• Stabbed each stick in a cupcake
  • Set it.... and forget it!
Quick and dirty, and less than ten minutes. Srsly! I didn't bother to make 'em two-sided, but it can be done. What's your cake bunting method? Probably a lot nicer than mine.

Happy 25th to my little brother.

Sunday, September 25, 2011

Pattern Haul: Butterick on sale for 99 cents!

Butterick patterns were on sale for just 99 cents at Jo-Ann last week! They were limit 10, but the hubs and the LO were with me, so I only walked away with four...

These four:
Butterick 5564

Butterick 5454

Butterick 5451

AND! The controversial Butterick 4790
If you're not familiar, B4790 is one of Butterick's "Retro" patterns; a remake of a vintage one. But most reviews of this pattern you'll find on the Interwebs complain that the update is not true to the 1950's silhouette; it's looser and baggier. But I love the dress and at just .99, I thought I'd give the pattern a shot anyway.

Did I make good choices? Kinda overdid it on the wrap dresses, didn't I? And I kind of regret not buying B5674. And Butterick's 5731, just to have, maybe to alter into a non-wedding dress. Darnit! More regret even as I'm typing this.

Have you tried any of these, and if so, do you have any tips for me? I'd appreciate it!

Oh yeah, and stay tuned for the dresses I actually make out of these.

Thursday, September 15, 2011

Mood board: Kelly green, gold, and gray color inspiration

This color combination came to me in a dream. No joke. I dreamt I was in a kitchen with super-dimensional cabinets like the John F. Long cabinets often made fun of on the Ugly House Blog:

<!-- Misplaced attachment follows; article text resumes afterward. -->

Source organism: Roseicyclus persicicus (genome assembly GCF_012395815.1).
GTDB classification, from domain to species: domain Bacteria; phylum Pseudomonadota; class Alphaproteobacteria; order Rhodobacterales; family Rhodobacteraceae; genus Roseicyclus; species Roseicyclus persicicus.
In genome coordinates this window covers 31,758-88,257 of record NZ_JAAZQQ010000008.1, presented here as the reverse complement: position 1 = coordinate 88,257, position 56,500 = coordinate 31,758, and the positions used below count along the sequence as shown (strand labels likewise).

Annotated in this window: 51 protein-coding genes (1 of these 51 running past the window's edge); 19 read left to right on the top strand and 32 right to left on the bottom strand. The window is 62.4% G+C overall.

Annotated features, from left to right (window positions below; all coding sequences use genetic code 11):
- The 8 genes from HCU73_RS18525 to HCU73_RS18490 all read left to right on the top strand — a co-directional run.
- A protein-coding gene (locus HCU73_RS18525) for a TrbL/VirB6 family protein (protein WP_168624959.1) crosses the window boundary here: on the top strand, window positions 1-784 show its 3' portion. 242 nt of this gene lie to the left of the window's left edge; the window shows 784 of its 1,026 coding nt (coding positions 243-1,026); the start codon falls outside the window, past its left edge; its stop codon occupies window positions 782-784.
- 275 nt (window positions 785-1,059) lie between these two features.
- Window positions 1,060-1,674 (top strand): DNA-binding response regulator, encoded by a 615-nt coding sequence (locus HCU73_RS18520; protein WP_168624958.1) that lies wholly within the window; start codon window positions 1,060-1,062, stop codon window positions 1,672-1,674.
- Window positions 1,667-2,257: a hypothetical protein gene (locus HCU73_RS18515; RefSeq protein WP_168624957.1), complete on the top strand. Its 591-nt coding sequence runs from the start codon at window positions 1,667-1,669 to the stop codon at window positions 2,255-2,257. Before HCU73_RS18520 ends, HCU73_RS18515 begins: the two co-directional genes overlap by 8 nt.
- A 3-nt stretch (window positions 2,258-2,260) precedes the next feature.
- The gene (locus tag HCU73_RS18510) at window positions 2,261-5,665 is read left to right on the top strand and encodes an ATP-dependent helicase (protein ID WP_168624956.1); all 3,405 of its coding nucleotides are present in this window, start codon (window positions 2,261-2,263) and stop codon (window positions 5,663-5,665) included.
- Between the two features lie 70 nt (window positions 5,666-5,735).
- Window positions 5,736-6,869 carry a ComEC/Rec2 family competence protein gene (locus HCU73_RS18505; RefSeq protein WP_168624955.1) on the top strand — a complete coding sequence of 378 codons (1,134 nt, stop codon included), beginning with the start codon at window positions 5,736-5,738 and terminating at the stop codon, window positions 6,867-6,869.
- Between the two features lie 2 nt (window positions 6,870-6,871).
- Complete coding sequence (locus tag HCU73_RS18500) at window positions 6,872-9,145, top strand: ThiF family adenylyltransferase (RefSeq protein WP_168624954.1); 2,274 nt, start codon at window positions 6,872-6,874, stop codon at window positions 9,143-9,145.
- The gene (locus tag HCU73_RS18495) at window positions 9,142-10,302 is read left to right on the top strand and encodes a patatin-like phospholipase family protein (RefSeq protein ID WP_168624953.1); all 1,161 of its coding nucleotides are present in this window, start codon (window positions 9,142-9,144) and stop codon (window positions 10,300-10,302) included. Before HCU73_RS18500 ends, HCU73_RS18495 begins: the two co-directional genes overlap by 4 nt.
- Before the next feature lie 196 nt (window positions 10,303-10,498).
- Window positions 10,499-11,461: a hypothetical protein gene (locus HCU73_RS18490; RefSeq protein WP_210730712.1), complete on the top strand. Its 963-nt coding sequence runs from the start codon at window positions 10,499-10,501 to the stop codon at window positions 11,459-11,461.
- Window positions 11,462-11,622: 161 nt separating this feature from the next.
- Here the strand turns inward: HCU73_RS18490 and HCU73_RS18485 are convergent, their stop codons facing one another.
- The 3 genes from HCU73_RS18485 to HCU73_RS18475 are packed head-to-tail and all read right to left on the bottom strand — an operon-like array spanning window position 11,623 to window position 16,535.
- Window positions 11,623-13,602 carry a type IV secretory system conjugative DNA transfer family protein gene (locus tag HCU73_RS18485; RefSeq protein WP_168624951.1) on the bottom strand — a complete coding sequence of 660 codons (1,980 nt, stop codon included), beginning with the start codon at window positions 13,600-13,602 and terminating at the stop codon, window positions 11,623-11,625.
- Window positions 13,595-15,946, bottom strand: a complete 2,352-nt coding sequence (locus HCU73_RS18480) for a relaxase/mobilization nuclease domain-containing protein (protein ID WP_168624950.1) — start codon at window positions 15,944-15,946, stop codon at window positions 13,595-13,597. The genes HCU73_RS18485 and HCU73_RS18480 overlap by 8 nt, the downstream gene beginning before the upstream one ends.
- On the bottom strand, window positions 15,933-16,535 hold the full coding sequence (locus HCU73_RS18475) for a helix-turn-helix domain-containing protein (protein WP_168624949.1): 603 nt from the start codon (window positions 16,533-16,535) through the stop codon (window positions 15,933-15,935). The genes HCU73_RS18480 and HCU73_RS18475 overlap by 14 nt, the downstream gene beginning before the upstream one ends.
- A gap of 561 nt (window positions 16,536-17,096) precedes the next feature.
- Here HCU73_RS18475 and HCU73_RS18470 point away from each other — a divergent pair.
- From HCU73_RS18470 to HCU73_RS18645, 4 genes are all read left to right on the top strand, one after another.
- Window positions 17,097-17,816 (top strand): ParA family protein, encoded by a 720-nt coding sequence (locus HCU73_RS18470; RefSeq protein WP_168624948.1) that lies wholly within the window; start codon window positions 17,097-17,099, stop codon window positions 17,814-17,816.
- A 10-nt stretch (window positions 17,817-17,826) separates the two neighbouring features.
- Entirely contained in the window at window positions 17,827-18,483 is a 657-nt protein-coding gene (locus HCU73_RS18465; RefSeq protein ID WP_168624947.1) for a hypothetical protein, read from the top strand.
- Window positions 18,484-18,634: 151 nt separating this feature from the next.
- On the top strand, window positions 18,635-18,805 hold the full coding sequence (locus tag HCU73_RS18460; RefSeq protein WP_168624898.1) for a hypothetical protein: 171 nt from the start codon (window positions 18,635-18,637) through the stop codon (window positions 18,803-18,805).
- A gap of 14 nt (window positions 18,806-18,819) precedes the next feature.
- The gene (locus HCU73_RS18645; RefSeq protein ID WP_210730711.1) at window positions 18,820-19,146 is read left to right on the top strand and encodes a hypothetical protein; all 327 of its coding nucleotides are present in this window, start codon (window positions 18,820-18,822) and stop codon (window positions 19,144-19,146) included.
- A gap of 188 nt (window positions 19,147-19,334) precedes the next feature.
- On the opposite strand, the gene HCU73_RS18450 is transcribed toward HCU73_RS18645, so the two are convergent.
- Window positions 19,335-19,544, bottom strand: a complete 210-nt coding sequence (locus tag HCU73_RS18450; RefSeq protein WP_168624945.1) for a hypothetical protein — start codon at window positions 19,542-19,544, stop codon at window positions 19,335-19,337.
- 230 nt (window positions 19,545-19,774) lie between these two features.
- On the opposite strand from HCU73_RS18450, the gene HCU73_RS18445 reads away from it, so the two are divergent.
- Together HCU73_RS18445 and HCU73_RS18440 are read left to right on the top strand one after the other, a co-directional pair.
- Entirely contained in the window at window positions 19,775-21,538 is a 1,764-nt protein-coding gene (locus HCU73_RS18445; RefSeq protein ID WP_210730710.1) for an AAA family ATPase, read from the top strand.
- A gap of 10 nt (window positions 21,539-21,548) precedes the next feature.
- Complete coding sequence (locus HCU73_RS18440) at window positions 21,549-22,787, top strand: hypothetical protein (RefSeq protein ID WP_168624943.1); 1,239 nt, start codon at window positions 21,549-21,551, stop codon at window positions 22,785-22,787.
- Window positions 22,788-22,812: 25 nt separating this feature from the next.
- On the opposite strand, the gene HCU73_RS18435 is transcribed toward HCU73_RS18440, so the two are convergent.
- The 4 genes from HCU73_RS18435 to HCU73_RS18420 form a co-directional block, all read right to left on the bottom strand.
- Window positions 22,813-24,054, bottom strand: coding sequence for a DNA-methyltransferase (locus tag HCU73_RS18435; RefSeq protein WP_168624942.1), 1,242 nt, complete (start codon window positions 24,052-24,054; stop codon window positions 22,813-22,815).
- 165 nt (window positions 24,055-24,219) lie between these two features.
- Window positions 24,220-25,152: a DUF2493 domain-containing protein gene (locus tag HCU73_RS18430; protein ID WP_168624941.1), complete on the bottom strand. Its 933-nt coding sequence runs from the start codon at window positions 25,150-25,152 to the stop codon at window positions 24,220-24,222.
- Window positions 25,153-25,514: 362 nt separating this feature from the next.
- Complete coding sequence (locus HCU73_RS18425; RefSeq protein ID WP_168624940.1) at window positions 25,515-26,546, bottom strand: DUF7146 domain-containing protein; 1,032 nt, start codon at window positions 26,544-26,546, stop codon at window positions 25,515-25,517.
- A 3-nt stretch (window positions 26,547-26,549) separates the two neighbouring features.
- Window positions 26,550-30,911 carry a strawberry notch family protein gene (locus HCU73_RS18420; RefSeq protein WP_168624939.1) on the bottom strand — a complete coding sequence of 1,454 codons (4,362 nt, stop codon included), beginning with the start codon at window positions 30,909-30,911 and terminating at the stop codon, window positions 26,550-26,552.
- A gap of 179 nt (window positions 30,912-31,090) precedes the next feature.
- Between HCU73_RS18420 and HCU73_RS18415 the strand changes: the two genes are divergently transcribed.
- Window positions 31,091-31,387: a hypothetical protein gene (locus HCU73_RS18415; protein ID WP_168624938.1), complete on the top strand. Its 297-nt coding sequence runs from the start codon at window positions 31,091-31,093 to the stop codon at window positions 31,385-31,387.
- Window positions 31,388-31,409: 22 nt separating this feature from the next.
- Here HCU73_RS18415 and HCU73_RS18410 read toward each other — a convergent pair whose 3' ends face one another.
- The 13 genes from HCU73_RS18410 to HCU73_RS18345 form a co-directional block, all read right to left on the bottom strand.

I actually kind of like those cabinets, especially if they had a super-bold paint color like the Kelly green they were in my dream.

In addition to the Kelly green cabinets, the kitchen in my dream (I hesitate to call it a "dream kitchen", because it's not, really) had graphic gray wallpaper, and gold accents.

It's a daring color combo that I just might try, or some variation thereof (like maybe gold wallpaper, gray cabs, and green accents), if I were brave enough.

Tuesday, September 6, 2011

Butterick 5731: Kate Middleton's Wedding Dress

A dress in my Facebook feed caught my eye today. Butterick posted a wedding dress pattern that is clearly inspired by what will arguably end up being 2011's most famous wedding dress.

While the description for Butterick B5731 does not explicity say it's meant to copy K-Mid's Sarah Burton for Alexander McQueen, there's no denying it. Butterick even styled their model with a tiara and a similar bouquet.

There are some differences; Butterick 5731 has some weird flappy bustle that I'd leave off were I to sew this, and it's absent the long train that the Sarah Burton dress has.

While I don't usually condone plagiarism, I think in this case it puts the royal dress within reach for us commoners. It's not like you're going to the Berresyessa Flea Market and buying an obvious Louis Vuitton pleather knockoff. This is a sewing pattern in which you, or the dress maker you hire, is required to do all the work, and you have the option to buy the most expensive "Peau De Soie" or the cheapest satin. You can make it any color you choose, and there are even cup size options.

The absolute best part in my opinion: it's a Butterick, so you can likely snatch it up during a Jo-Ann sale for .99 to 1.99.